I recently stole a look into my nephew’s high school history book. It has three chapters on Islam but only one mention of Jesus. Some parents are concerned that these kids are required to read Islamic doctrine and recite Islamic prayers, which the teachers consider “education.” Yet Christianity is not taught because it violates the supposed separation of church and state. Is this not contrary to court decisions?

And since my nephew and my children attend church every Sunday and we are making every effort to raise our kids to be good Christians, is the school not violating our civil rights if they are required to recite Islamic prayers?

Actually the courts have supported teaching about religion as long as no proselytizing occurs. However, I am not aware of any laws that mandate equal time for the different faith systems. It would be helpful if the fans of multiculturalism promoted giving equal attention to the major world religions, but Christianity seems to be the only faith that often does not get a fair hearing.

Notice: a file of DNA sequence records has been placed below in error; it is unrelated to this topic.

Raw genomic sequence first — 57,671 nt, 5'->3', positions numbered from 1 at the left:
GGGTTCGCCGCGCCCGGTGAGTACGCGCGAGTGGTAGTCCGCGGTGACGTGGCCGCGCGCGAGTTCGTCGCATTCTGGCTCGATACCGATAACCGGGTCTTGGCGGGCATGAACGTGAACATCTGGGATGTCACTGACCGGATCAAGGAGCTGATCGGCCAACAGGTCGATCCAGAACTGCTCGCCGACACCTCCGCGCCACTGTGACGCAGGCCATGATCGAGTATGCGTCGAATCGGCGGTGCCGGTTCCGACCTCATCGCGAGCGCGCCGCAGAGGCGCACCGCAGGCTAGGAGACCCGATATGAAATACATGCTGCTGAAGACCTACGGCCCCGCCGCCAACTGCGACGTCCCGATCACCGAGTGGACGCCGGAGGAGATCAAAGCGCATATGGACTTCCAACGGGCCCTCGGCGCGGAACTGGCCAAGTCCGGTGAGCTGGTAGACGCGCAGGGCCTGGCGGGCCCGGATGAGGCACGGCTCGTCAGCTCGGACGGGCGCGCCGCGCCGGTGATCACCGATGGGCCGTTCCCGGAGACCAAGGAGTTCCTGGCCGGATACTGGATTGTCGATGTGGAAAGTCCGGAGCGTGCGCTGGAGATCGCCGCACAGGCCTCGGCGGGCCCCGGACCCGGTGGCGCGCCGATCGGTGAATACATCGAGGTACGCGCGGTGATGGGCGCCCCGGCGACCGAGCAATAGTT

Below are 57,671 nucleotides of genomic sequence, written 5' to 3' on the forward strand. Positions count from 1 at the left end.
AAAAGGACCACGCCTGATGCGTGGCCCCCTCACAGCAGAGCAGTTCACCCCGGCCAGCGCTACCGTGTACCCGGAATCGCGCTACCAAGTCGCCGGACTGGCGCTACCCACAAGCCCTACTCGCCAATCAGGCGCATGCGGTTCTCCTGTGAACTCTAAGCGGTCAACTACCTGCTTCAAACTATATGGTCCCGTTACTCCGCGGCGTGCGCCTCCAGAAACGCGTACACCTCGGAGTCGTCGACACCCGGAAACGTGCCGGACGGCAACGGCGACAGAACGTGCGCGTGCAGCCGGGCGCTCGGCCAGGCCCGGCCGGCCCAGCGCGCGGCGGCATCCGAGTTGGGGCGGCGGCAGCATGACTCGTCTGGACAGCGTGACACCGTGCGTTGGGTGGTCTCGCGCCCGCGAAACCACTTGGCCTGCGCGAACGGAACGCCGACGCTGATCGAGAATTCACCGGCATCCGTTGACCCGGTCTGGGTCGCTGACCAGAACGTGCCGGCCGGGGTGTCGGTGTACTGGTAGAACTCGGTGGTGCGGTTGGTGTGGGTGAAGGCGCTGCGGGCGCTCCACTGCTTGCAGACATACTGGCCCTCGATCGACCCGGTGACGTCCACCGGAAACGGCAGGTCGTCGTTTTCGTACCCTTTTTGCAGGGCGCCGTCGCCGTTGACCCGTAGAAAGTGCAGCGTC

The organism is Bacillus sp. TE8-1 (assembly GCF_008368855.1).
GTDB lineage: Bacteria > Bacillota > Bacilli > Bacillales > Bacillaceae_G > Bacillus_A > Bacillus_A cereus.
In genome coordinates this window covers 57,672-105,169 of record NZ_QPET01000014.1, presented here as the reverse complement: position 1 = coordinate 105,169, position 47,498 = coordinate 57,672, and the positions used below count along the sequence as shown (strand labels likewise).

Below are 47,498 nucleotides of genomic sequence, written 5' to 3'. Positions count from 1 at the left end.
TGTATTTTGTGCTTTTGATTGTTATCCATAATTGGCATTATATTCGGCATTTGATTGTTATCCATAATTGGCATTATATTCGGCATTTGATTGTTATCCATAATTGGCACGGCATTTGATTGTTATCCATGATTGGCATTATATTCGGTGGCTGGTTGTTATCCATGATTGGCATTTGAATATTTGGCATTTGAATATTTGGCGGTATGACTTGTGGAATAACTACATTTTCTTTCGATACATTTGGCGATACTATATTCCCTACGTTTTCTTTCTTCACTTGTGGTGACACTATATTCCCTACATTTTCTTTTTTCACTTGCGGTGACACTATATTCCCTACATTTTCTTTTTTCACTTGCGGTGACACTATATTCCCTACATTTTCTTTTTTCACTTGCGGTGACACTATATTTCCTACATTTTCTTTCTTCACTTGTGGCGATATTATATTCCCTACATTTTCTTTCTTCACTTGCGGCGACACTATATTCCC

Reciting prayers is definitely over the line; I would gently inform the teacher or administrator in charge that while you do not mind your child learning about other faith systems (preferably with Christianity getting equal time), forcing a child to pray definitely violates the restrictions established by the Supreme Court on prayer in school.

For Him,

Don Closson
Probe Ministries

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